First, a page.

Pakistan civilians flee as military steps up Khyber offensive on Taliban

Reuters News
Posted: Oct 30, 2014 4:29 AM

By Jibran Ahmad

PESHAWAR Pakistan (Reuters) - Twenty-nine people were killed and thousands of civilians forced to flee Pakistan's northwestern region of Khyber, the military said on Thursday, as it stepped up a two-week-old offensive against Taliban militants in the area.

Twenty-one suspected militants and eight soldiers were killed on Wednesday, the military said in a statement, but gave no figure for civilian casualties.

National disaster officials say the fighting has forced more than 18,000 people to abandon their homes.

Residents of the area say many people are caught between the two opposing forces, as the military orders them to leave and the militants urge them to stay.

"Security forces were asking us to leave their area as there would be heavy bombing against the militants," said one villager, Muddasir Shah.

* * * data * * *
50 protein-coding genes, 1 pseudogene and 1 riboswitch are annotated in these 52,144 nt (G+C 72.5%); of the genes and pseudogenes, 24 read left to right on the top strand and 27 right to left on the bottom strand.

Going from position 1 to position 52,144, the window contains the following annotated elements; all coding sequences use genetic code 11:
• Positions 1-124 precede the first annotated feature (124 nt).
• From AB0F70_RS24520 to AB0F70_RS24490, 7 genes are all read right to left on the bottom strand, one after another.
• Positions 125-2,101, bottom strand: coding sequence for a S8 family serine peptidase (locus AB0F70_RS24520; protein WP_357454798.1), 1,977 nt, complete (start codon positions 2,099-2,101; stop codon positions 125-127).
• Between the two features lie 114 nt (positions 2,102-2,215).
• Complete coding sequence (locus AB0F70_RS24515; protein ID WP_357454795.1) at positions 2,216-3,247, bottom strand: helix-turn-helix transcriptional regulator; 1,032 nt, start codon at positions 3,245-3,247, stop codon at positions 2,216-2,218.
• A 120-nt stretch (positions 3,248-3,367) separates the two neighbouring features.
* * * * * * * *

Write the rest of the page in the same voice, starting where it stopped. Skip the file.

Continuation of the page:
But the militants had set up bunkers and were patrolling villages to prevent residents from leaving, he added. "The militants were saying we shouldn't flee the villages. We don't know whom we should trust."

The military said it had killed dozens of militants in airstrikes and fighting since the fighting began in Khyber.

"The militants wanted people not to leave their houses so that the military don't use fighter jets and artillery against them," said Khair Zaman, 47, who had spent nine hours wandering on unfrequented back roads moving his family to safety.

On Sunday, the military said it had killed 18 militants in airstrikes.

The Khyber offensive began two weeks ago in the area around the Tirah Valley, a key smuggling route into neighbouring Afghanistan. At the same time, the military is pressing on with a campaign against the Taliban it launched in nearby North Waziristan in June.

Pakistan has been convulsed by Islamist violence since it threw its support behind the U.S.-led campaign against militancy launched after the Sept. 11, 2001, attacks on the United States.

(Writing by Katharine Houreld; Editing by Clarence Fernandez)